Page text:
This article has been reviewed according to Science X's editorial process and policies. Editors have highlighted the following attributes while ensuring the content's credibility:

fact-checked

trusted source

proofread

Detailed pictures show galaxy growth in the early universe was much faster than first thought

Detailed pictures show galaxy growth in the early universe was much faster than first thought
JWST highly detailed infrared image of actively forming stars. Credit: NASA, ESA, CSA. Image Processing: Joseph DePasquale (STScI)

Astronomers are currently enjoying a fruitful period of discovery, investigating the many mysteries of the early universe. The successful launch of the James Webb Space Telescope (JWST), a successor to NASA's Hubble Space Telescope, has pushed the limit of what we can see.

Observations are now entering the first 500 million years after the Big Bang when the universe was less than 5% of its current age. For humans, this time would place the universe firmly in the toddler stage.

Yet the we are observing are certainly not infantile, with new revealing galaxies more massive and mature than previously expected for such early times, helping to rewrite our understanding of galaxy formation and evolution.

Our international research team recently made unprecedentedly detailed observations of one of the earliest known galaxies—dubbed Gz9p3, and now published in Nature Astronomy.

Its name comes from the Glass collaboration (the name of our international research team) and the fact the galaxy is at a redshift of z=9.3 where redshift is one way to describe the distance to an object—hence G and z9p3.

Detailed pictures show galaxy growth in the early universe was much faster than first thought
The James Webb Telescope — the largest and most powerful device of its kind ever launched into space — uses a 6.5-metre primary mirror, made of 18 hexagonal mirrors, coated with a plating of gold to produce some of the earliest images of the universe. Credit: NASA

Just a couple of years ago, Gz9p3 appeared as a single point of light through the Hubble Space Telescope. But by using the James Webb Space Telescope we could observe this object as it was 510 million years after the Big Bang, around 13 billion years ago.

We found Gz9p3 was far more massive and mature than expected for such a young universe, already containing several billion stars.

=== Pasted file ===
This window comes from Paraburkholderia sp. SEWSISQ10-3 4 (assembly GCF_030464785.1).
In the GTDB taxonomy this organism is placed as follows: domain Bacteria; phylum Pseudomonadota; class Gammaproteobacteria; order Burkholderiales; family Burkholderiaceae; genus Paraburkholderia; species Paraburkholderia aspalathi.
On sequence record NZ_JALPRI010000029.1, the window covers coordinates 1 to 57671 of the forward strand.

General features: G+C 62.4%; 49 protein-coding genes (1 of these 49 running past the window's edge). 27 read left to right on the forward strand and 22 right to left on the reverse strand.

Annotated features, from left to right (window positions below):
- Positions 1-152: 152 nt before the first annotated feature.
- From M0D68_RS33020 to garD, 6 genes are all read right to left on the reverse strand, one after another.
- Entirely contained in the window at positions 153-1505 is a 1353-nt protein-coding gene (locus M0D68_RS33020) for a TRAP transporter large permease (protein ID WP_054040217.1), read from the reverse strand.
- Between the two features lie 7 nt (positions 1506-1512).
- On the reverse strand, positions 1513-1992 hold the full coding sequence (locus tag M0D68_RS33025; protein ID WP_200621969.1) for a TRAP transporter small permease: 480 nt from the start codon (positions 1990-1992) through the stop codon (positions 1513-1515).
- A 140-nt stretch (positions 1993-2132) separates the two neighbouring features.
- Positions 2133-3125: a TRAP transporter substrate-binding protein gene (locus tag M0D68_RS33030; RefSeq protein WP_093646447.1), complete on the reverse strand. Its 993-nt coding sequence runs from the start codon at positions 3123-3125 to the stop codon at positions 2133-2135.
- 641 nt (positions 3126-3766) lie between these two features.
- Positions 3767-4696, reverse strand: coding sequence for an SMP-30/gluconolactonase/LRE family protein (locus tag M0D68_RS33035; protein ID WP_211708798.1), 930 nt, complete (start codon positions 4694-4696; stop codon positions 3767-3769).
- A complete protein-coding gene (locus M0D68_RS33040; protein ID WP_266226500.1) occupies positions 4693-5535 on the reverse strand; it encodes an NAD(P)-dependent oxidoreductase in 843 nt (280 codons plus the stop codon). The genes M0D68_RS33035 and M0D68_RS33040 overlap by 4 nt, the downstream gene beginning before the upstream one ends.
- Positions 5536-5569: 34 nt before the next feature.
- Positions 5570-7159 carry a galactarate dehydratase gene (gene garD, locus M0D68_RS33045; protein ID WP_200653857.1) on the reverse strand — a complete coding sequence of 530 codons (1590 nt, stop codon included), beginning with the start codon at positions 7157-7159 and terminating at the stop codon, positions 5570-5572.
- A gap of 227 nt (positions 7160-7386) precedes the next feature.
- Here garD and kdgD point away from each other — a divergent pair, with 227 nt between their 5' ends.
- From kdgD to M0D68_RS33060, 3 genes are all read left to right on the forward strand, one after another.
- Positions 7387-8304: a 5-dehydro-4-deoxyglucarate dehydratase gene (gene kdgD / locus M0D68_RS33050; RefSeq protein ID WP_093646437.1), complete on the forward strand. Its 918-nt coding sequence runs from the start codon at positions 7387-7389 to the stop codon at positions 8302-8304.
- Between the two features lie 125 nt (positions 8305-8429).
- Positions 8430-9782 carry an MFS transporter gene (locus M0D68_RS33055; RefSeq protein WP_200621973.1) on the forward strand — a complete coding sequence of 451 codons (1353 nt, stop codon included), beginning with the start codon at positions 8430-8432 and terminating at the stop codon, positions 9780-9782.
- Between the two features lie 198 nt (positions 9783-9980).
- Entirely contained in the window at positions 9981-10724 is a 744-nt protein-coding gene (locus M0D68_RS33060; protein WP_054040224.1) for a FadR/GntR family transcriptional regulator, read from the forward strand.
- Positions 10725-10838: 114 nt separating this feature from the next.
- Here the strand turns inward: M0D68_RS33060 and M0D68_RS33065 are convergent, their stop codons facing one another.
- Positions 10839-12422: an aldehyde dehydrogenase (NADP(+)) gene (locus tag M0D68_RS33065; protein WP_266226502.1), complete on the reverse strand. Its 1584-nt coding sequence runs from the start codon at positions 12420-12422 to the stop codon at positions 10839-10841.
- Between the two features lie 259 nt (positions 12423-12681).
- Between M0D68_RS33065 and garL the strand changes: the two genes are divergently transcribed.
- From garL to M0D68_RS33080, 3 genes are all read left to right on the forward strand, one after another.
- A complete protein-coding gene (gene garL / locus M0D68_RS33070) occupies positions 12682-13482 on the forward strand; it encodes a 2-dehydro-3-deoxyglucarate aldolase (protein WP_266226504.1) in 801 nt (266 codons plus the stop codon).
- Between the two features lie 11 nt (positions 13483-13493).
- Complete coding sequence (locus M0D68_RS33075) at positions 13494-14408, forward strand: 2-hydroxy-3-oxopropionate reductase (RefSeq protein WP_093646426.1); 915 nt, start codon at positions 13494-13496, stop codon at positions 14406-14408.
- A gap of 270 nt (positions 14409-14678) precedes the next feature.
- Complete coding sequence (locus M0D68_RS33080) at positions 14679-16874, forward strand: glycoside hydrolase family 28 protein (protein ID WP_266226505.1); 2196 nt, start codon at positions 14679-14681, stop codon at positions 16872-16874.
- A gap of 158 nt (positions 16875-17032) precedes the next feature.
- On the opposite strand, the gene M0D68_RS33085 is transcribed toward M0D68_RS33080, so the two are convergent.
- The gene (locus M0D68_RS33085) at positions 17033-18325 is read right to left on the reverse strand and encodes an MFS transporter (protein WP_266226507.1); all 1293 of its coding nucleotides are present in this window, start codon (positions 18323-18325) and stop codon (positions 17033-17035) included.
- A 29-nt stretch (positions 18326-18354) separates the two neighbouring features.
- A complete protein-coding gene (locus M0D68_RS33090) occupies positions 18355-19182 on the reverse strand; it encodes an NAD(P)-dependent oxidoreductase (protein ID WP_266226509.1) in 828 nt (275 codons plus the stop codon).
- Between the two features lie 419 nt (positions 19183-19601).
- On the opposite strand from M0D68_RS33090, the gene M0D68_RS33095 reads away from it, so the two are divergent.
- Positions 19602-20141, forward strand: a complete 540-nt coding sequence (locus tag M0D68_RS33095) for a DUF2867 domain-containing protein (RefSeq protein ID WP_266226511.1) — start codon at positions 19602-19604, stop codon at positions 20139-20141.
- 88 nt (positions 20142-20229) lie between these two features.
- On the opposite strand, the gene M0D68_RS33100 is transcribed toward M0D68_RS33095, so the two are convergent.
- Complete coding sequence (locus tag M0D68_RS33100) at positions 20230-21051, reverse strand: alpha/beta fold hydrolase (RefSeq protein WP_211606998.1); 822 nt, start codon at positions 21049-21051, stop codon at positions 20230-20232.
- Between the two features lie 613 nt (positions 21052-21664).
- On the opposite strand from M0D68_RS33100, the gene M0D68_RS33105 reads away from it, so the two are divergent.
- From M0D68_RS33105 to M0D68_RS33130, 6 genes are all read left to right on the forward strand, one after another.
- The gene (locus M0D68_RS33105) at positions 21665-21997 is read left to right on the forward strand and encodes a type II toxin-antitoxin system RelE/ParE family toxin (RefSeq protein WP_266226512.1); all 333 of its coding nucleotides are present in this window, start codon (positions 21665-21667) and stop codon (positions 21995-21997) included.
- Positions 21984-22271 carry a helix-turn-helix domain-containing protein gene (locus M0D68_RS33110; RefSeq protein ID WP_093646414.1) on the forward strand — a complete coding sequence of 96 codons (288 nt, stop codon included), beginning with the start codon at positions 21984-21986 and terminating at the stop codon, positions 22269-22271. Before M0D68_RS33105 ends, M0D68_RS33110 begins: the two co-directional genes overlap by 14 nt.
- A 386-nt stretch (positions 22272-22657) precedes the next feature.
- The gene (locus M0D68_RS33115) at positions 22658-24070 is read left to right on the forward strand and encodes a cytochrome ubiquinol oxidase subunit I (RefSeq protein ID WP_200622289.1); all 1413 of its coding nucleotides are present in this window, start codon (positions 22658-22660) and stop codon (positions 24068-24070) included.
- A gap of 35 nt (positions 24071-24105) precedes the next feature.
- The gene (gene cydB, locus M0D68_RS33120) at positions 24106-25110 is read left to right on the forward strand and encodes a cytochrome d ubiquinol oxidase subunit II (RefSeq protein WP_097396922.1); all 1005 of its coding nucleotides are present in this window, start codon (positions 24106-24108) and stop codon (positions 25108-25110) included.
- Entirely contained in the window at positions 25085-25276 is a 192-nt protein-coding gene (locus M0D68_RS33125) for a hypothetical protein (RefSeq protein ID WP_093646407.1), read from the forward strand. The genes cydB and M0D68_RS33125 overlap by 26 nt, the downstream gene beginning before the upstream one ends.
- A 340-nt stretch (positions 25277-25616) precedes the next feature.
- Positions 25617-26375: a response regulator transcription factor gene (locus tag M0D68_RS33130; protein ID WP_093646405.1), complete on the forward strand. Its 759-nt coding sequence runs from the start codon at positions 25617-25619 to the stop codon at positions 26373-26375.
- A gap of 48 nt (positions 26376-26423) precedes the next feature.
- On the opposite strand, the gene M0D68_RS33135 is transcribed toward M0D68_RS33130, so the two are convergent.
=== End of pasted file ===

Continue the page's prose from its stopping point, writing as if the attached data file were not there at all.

By far the most massive object confirmed from this time, it was calculated as 10 times more massive than any other galaxy found that early in the universe.

Combined, these results suggest that for the galaxy to reach this size, stars must have developed much faster and more efficiently than we first thought.

Detailed pictures show galaxy growth in the early universe was much faster than first thought
Gz9p3, the brightest known merging galaxy in the first 500 million years of the universe (observed through JWST) Left: direct imaging shows a double nucleus core within the central region. Right: Contours of the light profile reveal an elongated clumpy structure produced by galaxy merger. Credit: University of Melbourne

Most distant galaxy merger in the early universe

Not only is this Gz9p3 massive, but its complex shape immediately identifies it as one of the earliest galaxy mergers ever witnessed.

The JWST imaging of the galaxy shows a morphology typically associated with two interacting galaxies. And the merger hasn't finished because we still see two components.

When two massive objects join like this, they effectively throw away some of the matter in the process. So, this discarded matter suggests what we observed is one of the most distant mergers ever seen.

Next, our study looked deeper, to describe the population of stars that make up the merging galaxies. Using JWST, we were able to examine the spectrum of the galaxy, splitting the light in the same way a prism splits white light into a rainbow.